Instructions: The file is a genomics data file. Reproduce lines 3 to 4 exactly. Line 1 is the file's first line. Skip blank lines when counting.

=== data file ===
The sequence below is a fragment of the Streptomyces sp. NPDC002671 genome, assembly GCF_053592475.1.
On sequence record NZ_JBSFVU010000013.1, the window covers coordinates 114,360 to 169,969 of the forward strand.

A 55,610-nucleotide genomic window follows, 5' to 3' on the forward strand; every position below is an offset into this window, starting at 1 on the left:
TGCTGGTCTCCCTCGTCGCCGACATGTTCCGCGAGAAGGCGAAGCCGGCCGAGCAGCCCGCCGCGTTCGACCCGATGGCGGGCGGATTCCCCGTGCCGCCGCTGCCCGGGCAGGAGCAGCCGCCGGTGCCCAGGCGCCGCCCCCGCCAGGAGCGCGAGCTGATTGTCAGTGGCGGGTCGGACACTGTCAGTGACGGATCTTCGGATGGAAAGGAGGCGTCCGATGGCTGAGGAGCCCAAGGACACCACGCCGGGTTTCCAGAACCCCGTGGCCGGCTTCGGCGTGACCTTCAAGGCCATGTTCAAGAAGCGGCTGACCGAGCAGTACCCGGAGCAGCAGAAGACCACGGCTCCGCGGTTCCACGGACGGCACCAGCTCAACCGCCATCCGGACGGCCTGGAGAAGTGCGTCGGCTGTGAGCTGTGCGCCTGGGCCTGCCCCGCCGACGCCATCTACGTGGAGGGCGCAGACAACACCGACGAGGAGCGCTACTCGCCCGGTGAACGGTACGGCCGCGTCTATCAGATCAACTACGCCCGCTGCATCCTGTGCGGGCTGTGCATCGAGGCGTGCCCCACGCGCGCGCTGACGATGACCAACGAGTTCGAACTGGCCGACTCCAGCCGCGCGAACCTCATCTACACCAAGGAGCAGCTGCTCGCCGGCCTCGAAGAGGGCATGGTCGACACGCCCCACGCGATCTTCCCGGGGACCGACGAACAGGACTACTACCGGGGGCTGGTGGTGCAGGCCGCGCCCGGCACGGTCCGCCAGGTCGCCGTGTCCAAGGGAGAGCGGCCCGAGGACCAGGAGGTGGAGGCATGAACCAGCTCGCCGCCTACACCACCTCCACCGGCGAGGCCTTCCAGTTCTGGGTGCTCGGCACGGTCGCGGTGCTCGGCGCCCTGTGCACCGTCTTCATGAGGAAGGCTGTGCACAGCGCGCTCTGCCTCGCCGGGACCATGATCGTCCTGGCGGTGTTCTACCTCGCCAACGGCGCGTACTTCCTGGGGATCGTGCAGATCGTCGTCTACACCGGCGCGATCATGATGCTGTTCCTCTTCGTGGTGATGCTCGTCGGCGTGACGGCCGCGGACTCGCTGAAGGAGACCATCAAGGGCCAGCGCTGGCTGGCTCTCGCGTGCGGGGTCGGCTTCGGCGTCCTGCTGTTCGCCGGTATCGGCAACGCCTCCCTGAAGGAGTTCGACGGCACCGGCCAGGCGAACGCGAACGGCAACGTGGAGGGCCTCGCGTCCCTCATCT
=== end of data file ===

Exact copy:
A 55,610-nucleotide genomic window follows, 5' to 3' on the forward strand; every position below is an offset into this window, starting at 1 on the left:
TGCTGGTCTCCCTCGTCGCCGACATGTTCCGCGAGAAGGCGAAGCCGGCCGAGCAGCCCGCCGCGTTCGACCCGATGGCGGGCGGATTCCCCGTGCCGCCGCTGCCCGGGCAGGAGCAGCCGCCGGTGCCCAGGCGCCGCCCCCGCCAGGAGCGCGAGCTGATTGTCAGTGGCGGGTCGGACACTGTCAGTGACGGATCTTCGGATGGAAAGGAGGCGTCCGATGGCTGAGGAGCCCAAGGACACCACGCCGGGTTTCCAGAACCCCGTGGCCGGCTTCGGCGTGACCTTCAAGGCCATGTTCAAGAAGCGGCTGACCGAGCAGTACCCGGAGCAGCAGAAGACCACGGCTCCGCGGTTCCACGGACGGCACCAGCTCAACCGCCATCCGGACGGCCTGGAGAAGTGCGTCGGCTGTGAGCTGTGCGCCTGGGCCTGCCCCGCCGACGCCATCTACGTGGAGGGCGCAGACAACACCGACGAGGAGCGCTACTCGCCCGGTGAACGGTACGGCCGCGTCTATCAGATCAACTACGCCCGCTGCATCCTGTGCGGGCTGTGCATCGAGGCGTGCCCCACGCGCGCGCTGACGATGACCAACGAGTTCGAACTGGCCGACTCCAGCCGCGCGAACCTCATCTACACCAAGGAGCAGCTGCTCGCCGGCCTCGAAGAGGGCATGGTCGACACGCCCCACGCGATCTTCCCGGGGACCGACGAACAGGACTACTACCGGGGGCTGGTGGTGCAGGCCGCGCCCGGCACGGTCCGCCAGGTCGCCGTGTCCAAGGGAGAGCGGCCCGAGGACCAGGAGGTGGAGGCATGAACCAGCTCGCCGCCTACACCACCTCCACCGGCGAGGCCTTCCAGTTCTGGGTGCTCGGCACGGTCGCGGTGCTCGGCGCCCTGTGCACCGTCTTCATGAGGAAGGCTGTGCACAGCGCGCTCTGCCTCGCCGGGACCATGATCGTCCTGGCGGTGTTCTACCTCGCCAACGGCGCGTACTTCCTGGGGATCGTGCAGATCGTCGTCTACACCGGCGCGATCATGATGCTGTTCCTCTTCGTGGTGATGCTCGTCGGCGTGACGGCCGCGGACTCGCTGAAGGAGACCATCAAGGGCCAGCGCTGGCTGGCTCTCGCGTGCGGGGTCGGCTTCGGCGTCCTGCTGTTCGCCGGTATCGGCAACGCCTCCCTGAAGGAGTTCGACGGCACCGGCCAGGCGAACGCGAACGGCAACGTGGAGGGCCTCGCGTCCCTCATCT